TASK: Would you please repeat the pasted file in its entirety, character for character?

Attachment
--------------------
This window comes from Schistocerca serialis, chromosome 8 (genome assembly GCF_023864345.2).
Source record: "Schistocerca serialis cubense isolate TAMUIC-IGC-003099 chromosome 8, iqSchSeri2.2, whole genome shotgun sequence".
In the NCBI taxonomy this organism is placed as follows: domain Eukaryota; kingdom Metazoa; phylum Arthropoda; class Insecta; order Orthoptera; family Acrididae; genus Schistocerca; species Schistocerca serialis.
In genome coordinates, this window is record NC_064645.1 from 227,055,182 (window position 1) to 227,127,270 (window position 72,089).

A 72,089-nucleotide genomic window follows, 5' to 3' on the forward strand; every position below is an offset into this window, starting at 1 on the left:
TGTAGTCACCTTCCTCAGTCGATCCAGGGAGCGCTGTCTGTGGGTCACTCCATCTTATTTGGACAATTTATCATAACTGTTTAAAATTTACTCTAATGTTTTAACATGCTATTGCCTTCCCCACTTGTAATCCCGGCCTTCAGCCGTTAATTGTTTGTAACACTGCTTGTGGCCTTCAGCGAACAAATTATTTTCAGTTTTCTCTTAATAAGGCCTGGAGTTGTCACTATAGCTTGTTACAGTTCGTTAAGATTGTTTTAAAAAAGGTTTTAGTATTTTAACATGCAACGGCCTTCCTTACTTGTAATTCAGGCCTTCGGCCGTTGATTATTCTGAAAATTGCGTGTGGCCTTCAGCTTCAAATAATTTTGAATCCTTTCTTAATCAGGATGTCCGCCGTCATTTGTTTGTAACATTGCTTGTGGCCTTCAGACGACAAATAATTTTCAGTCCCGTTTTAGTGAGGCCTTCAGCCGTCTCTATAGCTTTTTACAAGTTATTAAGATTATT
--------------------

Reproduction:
This window comes from Schistocerca serialis, chromosome 8 (genome assembly GCF_023864345.2).
Source record: "Schistocerca serialis cubense isolate TAMUIC-IGC-003099 chromosome 8, iqSchSeri2.2, whole genome shotgun sequence".
In the NCBI taxonomy this organism is placed as follows: domain Eukaryota; kingdom Metazoa; phylum Arthropoda; class Insecta; order Orthoptera; family Acrididae; genus Schistocerca; species Schistocerca serialis.
In genome coordinates, this window is record NC_064645.1 from 227,055,182 (window position 1) to 227,127,270 (window position 72,089).

A 72,089-nucleotide genomic window follows, 5' to 3' on the forward strand; every position below is an offset into this window, starting at 1 on the left:
TGTAGTCACCTTCCTCAGTCGATCCAGGGAGCGCTGTCTGTGGGTCACTCCATCTTATTTGGACAATTTATCATAACTGTTTAAAATTTACTCTAATGTTTTAACATGCTATTGCCTTCCCCACTTGTAATCCCGGCCTTCAGCCGTTAATTGTTTGTAACACTGCTTGTGGCCTTCAGCGAACAAATTATTTTCAGTTTTCTCTTAATAAGGCCTGGAGTTGTCACTATAGCTTGTTACAGTTCGTTAAGATTGTTTTAAAAAAGGTTTTAGTATTTTAACATGCAACGGCCTTCCTTACTTGTAATTCAGGCCTTCGGCCGTTGATTATTCTGAAAATTGCGTGTGGCCTTCAGCTTCAAATAATTTTGAATCCTTTCTTAATCAGGATGTCCGCCGTCATTTGTTTGTAACATTGCTTGTGGCCTTCAGACGACAAATAATTTTCAGTCCCGTTTTAGTGAGGCCTTCAGCCGTCTCTATAGCTTTTTACAAGTTATTAAGATTATT